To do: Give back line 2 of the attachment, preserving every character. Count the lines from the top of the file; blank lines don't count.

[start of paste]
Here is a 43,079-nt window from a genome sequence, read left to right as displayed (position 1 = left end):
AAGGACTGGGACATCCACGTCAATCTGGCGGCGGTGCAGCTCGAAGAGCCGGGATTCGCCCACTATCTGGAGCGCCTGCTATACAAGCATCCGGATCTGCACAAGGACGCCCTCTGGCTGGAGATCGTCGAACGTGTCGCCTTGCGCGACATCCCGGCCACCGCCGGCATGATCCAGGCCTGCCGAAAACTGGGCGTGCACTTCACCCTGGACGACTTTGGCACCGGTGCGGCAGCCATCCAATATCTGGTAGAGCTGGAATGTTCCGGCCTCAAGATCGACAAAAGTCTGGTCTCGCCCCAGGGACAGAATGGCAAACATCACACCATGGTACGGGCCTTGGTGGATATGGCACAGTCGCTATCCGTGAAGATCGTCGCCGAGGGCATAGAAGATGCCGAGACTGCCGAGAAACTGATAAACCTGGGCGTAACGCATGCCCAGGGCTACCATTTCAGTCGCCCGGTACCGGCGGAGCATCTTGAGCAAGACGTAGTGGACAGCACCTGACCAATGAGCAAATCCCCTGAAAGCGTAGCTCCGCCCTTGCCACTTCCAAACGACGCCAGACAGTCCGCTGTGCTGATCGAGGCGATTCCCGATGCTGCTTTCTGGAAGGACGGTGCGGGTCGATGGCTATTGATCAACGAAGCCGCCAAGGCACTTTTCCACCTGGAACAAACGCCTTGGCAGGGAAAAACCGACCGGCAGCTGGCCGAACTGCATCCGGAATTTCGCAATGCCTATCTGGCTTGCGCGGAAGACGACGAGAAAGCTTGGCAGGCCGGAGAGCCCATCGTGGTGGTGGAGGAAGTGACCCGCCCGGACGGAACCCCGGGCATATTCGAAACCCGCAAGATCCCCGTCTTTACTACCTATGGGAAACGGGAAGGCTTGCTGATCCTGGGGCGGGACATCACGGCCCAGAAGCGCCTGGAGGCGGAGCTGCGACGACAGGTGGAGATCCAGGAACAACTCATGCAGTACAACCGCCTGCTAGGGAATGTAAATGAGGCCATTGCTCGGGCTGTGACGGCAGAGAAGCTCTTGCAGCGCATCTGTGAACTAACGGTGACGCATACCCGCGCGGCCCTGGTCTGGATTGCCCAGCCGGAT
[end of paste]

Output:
AAGGACTGGGACATCCACGTCAATCTGGCGGCGGTGCAGCTCGAAGAGCCGGGATTCGCCCACTATCTGGAGCGCCTGCTATACAAGCATCCGGATCTGCACAAGGACGCCCTCTGGCTGGAGATCGTCGAACGTGTCGCCTTGCGCGACATCCCGGCCACCGCCGGCATGATCCAGGCCTGCCGAAAACTGGGCGTGCACTTCACCCTGGACGACTTTGGCACCGGTGCGGCAGCCATCCAATATCTGGTAGAGCTGGAATGTTCCGGCCTCAAGATCGACAAAAGTCTGGTCTCGCCCCAGGGACAGAATGGCAAACATCACACCATGGTACGGGCCTTGGTGGATATGGCACAGTCGCTATCCGTGAAGATCGTCGCCGAGGGCATAGAAGATGCCGAGACTGCCGAGAAACTGATAAACCTGGGCGTAACGCATGCCCAGGGCTACCATTTCAGTCGCCCGGTACCGGCGGAGCATCTTGAGCAAGACGTAGTGGACAGCACCTGACCAATGAGCAAATCCCCTGAAAGCGTAGCTCCGCCCTTGCCACTTCCAAACGACGCCAGACAGTCCGCTGTGCTGATCGAGGCGATTCCCGATGCTGCTTTCTGGAAGGACGGTGCGGGTCGATGGCTATTGATCAACGAAGCCGCCAAGGCACTTTTCCACCTGGAACAAACGCCTTGGCAGGGAAAAACCGACCGGCAGCTGGCCGAACTGCATCCGGAATTTCGCAATGCCTATCTGGCTTGCGCGGAAGACGACGAGAAAGCTTGGCAGGCCGGAGAGCCCATCGTGGTGGTGGAGGAAGTGACCCGCCCGGACGGAACCCCGGGCATATTCGAAACCCGCAAGATCCCCGTCTTTACTACCTATGGGAAACGGGAAGGCTTGCTGATCCTGGGGCGGGACATCACGGCCCAGAAGCGCCTGGAGGCGGAGCTGCGACGACAGGTGGAGATCCAGGAACAACTCATGCAGTACAACCGCCTGCTAGGGAATGTAAATGAGGCCATTGCTCGGGCTGTGACGGCAGAGAAGCTCTTGCAGCGCATCTGTGAACTAACGGTGACGCATACCCGCGCGGCCCTGGTCTGGATTGCCCAGCCGGAT